|Some of the best Brave and Bold comics featured these Bat-friends!|
Neal Adams was on fire when he drew these features and Batman teaming up with a ghost to solve his murder is the perfect B&B story. I made this figure for last Halloween and had to bring him back out for this.
|Arnold Drake and Carmine Infantino's DEADMAN|
|A Plastic Man figure with custom head sculpt|
What's there not to love about a guy who copied both Batman and Robin Hood? Green Arrow has a playful rivalry with Batman in the Brave and Bold TV show. The idea that Batman has friends would make WB film execs cringe...
|Weisinger and Papp's GREEN ARROW|
Green Arrow was heavily modified from the MATTEL toy. After removing the hex bolt holes, I sculpted his shirt sleeves and added boot cuffs. A section of quiver from a DC DIRECT Red Arrow figure was added and the bow is the one from the GA figure, although significantly redone. His quiver strap is now a separate belt, as opposed to a paint application.
|With apologies to Sir Neal, I still love this costume...|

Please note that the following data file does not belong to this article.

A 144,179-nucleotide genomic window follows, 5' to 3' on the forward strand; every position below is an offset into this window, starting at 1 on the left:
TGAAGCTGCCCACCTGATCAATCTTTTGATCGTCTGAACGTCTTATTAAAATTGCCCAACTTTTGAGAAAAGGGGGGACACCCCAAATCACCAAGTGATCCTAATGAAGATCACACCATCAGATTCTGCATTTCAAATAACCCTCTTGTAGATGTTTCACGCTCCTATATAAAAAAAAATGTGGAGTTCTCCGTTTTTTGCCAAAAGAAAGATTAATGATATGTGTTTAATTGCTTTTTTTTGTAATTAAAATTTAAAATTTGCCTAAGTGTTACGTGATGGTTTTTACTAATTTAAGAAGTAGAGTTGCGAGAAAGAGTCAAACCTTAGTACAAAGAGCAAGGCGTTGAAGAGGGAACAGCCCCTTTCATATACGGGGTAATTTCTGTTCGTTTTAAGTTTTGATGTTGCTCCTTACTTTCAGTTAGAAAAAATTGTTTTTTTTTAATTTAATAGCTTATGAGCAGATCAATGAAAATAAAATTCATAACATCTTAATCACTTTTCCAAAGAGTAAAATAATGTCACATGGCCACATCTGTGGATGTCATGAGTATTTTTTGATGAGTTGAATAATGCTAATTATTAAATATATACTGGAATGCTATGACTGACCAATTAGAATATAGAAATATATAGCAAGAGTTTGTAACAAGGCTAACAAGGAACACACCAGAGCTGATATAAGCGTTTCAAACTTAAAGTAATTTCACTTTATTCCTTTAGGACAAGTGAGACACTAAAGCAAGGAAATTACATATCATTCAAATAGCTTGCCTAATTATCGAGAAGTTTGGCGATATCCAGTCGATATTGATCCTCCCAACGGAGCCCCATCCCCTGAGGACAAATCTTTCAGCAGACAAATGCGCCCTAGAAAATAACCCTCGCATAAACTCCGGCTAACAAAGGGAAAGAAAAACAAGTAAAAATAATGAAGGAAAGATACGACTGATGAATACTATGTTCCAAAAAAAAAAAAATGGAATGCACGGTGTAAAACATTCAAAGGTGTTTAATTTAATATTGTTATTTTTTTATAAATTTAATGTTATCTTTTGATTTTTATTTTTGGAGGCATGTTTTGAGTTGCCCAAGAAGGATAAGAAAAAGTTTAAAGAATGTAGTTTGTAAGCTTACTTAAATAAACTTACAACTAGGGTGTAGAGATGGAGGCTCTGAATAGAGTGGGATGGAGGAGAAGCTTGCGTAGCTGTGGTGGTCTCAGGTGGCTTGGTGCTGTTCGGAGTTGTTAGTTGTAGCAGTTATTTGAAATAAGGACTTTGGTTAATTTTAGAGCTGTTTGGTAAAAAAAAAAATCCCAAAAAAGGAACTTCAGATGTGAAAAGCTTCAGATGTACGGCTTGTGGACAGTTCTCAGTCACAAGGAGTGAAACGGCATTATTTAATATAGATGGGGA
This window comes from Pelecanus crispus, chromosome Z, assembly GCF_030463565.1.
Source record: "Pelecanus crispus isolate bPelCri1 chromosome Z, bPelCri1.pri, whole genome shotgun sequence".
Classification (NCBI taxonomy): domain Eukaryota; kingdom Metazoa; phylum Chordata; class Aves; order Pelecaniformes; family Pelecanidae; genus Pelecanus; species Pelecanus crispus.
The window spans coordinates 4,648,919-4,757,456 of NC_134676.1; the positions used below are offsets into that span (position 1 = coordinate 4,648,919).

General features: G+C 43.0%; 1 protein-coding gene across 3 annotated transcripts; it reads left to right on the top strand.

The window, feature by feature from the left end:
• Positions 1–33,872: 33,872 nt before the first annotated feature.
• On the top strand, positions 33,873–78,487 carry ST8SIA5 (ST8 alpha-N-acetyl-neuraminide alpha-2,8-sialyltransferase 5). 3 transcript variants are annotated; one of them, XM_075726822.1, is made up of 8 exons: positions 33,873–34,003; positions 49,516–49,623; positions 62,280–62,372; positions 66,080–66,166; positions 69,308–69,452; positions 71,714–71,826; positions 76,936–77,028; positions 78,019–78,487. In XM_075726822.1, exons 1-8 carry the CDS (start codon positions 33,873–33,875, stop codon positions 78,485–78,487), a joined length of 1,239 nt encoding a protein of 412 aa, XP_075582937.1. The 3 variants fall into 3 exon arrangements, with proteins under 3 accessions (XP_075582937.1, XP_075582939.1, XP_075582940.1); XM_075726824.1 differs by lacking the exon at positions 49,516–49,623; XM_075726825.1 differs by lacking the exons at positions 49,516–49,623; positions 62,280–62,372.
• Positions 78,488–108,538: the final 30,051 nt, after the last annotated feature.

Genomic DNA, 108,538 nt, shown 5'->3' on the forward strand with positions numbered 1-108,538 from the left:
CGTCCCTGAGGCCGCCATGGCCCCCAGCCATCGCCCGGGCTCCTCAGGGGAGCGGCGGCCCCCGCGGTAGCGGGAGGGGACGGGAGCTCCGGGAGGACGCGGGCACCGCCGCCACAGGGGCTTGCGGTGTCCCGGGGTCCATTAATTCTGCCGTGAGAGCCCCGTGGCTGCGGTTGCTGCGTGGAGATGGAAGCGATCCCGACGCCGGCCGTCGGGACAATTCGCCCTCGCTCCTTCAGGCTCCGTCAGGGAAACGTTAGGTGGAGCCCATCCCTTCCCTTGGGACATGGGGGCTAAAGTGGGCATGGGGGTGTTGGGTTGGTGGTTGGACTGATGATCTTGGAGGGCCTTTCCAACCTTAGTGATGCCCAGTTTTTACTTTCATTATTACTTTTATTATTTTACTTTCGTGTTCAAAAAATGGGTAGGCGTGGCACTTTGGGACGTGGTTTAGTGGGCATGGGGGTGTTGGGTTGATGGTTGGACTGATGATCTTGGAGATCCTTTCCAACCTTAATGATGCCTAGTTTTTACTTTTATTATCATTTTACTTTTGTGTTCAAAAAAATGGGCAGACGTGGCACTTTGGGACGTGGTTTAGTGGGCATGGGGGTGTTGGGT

I am a huge Wildcat fan and his Brave and Bold comic appearances need a little explaining.
Wildcat was created in 1942 by Batman co-creator Bill Finger and illustrated by cartoonist Irwin Hansen (DONDI). He is a prize fighter. His super power is that he puts on a cat costume and hits people. He was a some-what popular feature and eventually joined the Justice Society of America, making two-appearances before the end of the Golden Age of comics.
When Sixties comic writer Gardner Fox brought back the WWII-era Golden Age characters, he went to great lengths to describe the science fiction basis for how these characters lived in a another universe "Earth Two" and how they weren't from Batman's world "Earth One" and how they could visit each other, etc. These appearances were popular and became a summertime tradition, with each publication repeating this bizarre elaboration...
... except for the Brave and Bold issues. Wildcat would just show up and Batman would act like he was always there and off they would go to have an adventure. THIS WOULD FREAK OUT THE READERS! They would write in and demand explanations, insisting that these issues were "existing" on some "new world". It was very troubling to comic book readers of the Seventies.
The comic book company pretty much ignored them. Good thinking.